THE INVESTMENT into creating a wheat breeding program at Longerenong in Victoria is set to pay off, with BASF set to launch commercial wheat varieties in 2021, 11 years after the breeding program was set up in 2010.
BASF made the announcement it would partner with seed distributor Seednet to retail the four varieties, which are suited to production in Victoria and NSW.
The Longerenong breeding centre, in the heart of Victoria's Wimmera region, was set up by Bayer, which then divested its Australian breeding assets to BASF last year as part of its purchase of Monsanto.
The Australian wheat launch will be the first wheat varieties the company has released anywhere across the globe.
BASF head of seeds Australia / New Zealand Rob Hall said he was excited about the upcoming releases.
He said BASF had taken a definite position in terms of what it was trying to achieve with its wheat breeding program.
"It's about yield, yield, yield, we really believe yield is king and we're looking to combine this with a good disease resistance and quality package," Mr Hall said.
The varieties will be higher milling quality spring wheats.
Gavin Jackson, head of agricultural solutions BASF ANZ, said he was thrilled to see the move into wheat breeding come to fruition.
"The new varieties will be the culmination of around nine years of research at BASF's Wheat and Oilseed Breeding Centre," Mr Jackson said.
"We started investing in our breeding program in 2010 and opened our facility in Longerenong in 2014."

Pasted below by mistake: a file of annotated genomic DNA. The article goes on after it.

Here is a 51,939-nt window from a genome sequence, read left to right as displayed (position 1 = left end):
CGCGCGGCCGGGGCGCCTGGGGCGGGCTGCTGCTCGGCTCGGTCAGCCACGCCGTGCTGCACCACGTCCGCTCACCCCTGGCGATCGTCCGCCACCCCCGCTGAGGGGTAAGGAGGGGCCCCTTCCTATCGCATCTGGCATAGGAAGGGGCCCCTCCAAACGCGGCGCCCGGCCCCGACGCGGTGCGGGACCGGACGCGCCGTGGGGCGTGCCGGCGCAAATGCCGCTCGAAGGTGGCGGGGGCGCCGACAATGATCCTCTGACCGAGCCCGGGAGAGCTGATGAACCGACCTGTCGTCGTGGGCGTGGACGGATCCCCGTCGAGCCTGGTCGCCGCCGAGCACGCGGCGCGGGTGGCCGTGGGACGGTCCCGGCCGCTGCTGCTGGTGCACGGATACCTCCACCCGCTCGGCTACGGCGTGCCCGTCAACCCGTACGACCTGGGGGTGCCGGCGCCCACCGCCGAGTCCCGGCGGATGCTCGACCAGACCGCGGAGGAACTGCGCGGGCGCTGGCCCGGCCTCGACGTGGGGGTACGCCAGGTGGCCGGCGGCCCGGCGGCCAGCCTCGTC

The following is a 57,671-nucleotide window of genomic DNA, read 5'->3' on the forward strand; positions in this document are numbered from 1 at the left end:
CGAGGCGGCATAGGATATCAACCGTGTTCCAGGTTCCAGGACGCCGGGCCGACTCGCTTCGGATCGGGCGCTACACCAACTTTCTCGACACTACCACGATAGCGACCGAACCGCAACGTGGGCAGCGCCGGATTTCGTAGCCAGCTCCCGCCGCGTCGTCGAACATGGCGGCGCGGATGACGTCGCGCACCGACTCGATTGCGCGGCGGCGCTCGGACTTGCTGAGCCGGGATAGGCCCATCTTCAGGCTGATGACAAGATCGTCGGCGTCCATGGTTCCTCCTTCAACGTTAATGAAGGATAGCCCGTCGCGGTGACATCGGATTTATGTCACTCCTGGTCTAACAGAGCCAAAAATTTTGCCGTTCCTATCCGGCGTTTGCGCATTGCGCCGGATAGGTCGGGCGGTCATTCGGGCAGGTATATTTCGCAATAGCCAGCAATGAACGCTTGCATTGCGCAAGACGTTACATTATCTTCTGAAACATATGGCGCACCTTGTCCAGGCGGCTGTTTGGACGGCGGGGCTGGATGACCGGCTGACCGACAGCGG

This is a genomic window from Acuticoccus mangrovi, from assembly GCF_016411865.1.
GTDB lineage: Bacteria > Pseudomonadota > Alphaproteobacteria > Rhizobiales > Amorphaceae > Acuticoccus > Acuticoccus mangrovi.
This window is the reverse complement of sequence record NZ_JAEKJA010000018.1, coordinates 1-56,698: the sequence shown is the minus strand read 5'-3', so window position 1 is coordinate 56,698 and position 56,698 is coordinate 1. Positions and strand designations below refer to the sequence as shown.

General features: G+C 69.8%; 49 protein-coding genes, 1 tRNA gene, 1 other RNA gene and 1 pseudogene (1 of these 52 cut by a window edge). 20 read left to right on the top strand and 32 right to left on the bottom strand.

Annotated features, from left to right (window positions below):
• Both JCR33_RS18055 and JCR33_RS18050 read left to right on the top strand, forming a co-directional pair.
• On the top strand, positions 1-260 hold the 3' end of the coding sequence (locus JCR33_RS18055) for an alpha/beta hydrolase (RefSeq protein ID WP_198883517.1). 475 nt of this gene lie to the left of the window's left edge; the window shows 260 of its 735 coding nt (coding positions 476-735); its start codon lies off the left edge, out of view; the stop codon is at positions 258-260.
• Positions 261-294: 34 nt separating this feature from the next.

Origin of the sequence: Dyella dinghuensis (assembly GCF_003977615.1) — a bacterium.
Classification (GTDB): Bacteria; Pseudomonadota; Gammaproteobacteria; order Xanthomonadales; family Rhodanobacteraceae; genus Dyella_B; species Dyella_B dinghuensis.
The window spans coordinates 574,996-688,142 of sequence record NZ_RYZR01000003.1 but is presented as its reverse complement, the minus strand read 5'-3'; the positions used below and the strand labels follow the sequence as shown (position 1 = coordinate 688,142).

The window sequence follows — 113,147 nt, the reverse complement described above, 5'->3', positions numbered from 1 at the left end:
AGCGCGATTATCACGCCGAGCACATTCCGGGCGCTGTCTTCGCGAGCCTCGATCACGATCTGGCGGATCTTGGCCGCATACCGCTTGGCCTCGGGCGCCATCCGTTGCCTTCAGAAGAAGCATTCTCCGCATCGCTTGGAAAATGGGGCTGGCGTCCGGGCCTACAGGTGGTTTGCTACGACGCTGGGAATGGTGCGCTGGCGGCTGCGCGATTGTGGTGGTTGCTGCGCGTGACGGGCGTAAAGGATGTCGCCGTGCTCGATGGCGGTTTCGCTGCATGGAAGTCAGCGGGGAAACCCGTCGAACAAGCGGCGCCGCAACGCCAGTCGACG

During a recent visit to Longerenong Mr Hall said the business's oilseed program was also ticking along well.
He was particularly upbeat about next year's launch of a variety Invigor 4022, a new TruFlex variety of canola featuring BASF's PodGuard technology.
TruFlex is a next generation genetically modified technology which allows for later application of glyphosate-based herbicides.
PodGuard is a system that has been designed to reduce pod shatter, helping farmers to leave canola for longer without the risk of pods shattering and dropping the seed to the ground.
"We think this new variety is going to be really popular among growers," Mr Hall said.
"You can leave the canola standing until 90 per cent colour change before harvest or windrowing which gives you a lot more flexibility."
Gustavo Palerosi Carneiro, BASF senior vice president of agricultural solutions Asia Pacific, Agricultural Solutions, based in Singapore, said BASF was committed to investment in Australia.
"This is an important space for us, we understand there is a very volatile climate but globally the business understands how Australia works and we are very happy to be here."